PORTLAND, Ore. (KOIN) — Reacting to social media posts calling for a “day of decentralized action,” both the Multnomah County District Attorney and the Portland Police Bureau announced plans for more officers on the streets and increased prosecution.
The social media post urges people on March 6 — Saturday — to “answer the call to action more fully and effectively without the spectacle of a mass protest.” The implication is that the “direct action” won’t be centrally organized and will be in various parts of the city.
The post urges people to “take action in whichever ways they’re personally drawn to.” Other online posts encourage people to “destroy” and “cause chaos.”
What the DA says
Friday afternoon, DA Mike Schmidt said any damage or violent behavior won’t be tolerated.
“Recent riotous activity and wanton destruction of private property that targets businesses struggling to reopen during the COVID-19 pandemic does not appear connected to the calls for social justice and system reform, which I strongly support. Instead, these destructive acts only serve to harm our community. My office will continue to prosecute acts of violence and property destruction,” Schmidt said in a statement.
What law enforcement says
This weekend, PPB announced they would add more staff to address not only the planned “public disorder,” but also the rise in shootings in the city.
Specifically, they said 12 officers from the newly created Enhanced Community Safety Team will work both Friday and Saturday nights to follow up on recent shootings and bolster the work by patrol officers.
Noting they’ve heard the community’s calls to stop the “vandalism and senseless destruction” that has peppered Portland for months, PPB said they would deploy more uniformed personnel “to keep watch in areas commonly targeted by vandals and respond quickly to any calls of public disorder.”
PPB Sgt. Steve Allen told KOIN 6 News that the goal is to get to the scene as quickly as possible.
“Anytime we get word of this kind of activity, we do make tactical plans and try to have folks working and on standby and we are doing that this weekend,” he said.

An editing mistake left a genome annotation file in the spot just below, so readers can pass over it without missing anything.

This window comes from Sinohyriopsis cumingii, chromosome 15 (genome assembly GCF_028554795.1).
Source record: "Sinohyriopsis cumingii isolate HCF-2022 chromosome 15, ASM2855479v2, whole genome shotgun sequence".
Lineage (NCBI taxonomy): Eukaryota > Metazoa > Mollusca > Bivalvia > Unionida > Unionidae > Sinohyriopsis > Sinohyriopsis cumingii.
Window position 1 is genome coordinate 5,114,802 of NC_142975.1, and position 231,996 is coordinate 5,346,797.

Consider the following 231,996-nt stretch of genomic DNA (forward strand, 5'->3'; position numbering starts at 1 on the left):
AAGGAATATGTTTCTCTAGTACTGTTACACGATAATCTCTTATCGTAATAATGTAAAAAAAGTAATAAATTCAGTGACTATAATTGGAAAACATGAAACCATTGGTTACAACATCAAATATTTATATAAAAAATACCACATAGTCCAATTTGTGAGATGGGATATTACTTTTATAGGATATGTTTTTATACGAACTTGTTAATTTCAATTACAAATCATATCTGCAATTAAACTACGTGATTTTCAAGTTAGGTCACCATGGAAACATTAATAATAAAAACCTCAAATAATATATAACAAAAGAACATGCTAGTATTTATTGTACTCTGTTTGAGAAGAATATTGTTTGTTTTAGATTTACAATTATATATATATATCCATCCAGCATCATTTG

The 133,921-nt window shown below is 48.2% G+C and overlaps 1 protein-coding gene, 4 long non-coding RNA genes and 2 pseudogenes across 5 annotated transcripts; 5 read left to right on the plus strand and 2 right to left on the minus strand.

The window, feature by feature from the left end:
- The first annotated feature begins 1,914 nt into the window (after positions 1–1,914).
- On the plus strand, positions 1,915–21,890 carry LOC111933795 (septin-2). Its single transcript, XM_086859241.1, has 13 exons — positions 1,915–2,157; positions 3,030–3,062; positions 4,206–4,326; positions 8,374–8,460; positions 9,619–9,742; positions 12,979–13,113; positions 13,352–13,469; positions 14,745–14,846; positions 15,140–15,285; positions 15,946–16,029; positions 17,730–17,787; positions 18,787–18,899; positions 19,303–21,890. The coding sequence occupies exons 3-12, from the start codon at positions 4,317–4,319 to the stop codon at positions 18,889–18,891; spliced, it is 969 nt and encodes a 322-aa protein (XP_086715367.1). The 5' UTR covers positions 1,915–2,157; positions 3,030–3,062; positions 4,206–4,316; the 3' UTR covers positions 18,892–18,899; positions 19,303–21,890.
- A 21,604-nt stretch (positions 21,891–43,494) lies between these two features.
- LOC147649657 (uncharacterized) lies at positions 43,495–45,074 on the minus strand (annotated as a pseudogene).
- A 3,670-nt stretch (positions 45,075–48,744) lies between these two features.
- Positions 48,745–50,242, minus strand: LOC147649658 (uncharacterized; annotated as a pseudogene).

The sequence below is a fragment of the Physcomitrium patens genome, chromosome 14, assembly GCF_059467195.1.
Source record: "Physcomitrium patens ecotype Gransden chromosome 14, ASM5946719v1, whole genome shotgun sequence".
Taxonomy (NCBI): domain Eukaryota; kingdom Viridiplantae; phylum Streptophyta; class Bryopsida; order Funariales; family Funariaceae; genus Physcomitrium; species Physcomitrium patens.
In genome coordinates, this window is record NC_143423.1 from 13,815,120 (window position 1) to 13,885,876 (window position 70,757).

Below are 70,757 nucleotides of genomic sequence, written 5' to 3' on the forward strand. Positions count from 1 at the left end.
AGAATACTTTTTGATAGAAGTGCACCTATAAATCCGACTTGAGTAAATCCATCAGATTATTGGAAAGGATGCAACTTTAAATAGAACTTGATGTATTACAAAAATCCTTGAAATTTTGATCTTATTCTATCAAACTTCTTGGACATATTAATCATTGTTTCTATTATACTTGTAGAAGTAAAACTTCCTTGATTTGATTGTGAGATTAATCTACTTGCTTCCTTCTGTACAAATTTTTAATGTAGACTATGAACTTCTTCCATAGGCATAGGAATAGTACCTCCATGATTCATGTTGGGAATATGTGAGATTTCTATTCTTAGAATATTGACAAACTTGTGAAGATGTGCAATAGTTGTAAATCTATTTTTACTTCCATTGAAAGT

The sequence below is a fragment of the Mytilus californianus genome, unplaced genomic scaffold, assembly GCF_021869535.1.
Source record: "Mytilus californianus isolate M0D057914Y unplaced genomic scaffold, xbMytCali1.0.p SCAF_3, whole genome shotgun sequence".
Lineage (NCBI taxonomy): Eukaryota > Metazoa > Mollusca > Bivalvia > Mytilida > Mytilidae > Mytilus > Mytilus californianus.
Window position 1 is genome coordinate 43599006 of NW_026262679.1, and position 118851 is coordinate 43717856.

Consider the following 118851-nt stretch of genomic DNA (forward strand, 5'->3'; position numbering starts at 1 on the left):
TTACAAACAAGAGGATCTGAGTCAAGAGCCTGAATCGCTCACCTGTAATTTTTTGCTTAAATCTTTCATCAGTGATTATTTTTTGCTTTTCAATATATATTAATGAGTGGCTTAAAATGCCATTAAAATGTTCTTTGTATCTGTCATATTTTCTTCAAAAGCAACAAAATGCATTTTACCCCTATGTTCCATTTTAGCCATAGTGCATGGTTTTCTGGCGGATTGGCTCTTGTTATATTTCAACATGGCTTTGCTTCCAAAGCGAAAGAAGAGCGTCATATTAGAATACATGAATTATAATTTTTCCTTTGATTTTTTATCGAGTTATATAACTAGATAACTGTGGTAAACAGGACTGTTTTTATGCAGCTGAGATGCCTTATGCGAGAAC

PPB Chief Chuck Lovell also issued a statement Friday that said, in part, “We are adding officers to work this weekend to help address any criminal behavior and make arrests and criminal charges when possible to be responsive to our community’s concerns.”
Multnomah County Sheriff Mike Reese said his office plans to collaborate with “criminal justice partners” in the wake of potential destruction.
PPB Association President Brian Hunzeker said PPB staffing levels are about half the size of some cities with similar populations — and it shows.
“How many resources do you put to a situation like this? That is what our chief of police is having a difficult time addressing.”
Stan Penkin, the president of the Pearl District Neighborhood Association, said they also need more law enforcement. During the destruction last week in the Pearl District, PPB said their resources were stretched thin due to a number of shootings in the city at the same time.
“Our police really work hard, but it’s underresourced and they can’t continue this way,” Penkin told KOIN 6 News.
Pearl District damage
Last Saturday, dozens of people marched through the Pearl District, spray painting graffiti on buildings and windows, smashing windows and causing other damage over more than 2 hours. Two people were arrested, including a juvenile.
At that time, police said they were limited to addressing criminal behavior among the protesters due to several shootings that occurred around the city while the demonstration was ongoing.
Pearl District Neighborhood Association President Stan Penkin said he was “disappointed” in the lack of communication between the community and the city on how to respond to the demonstrations, particularly when there was advanced warning that there would be destruction.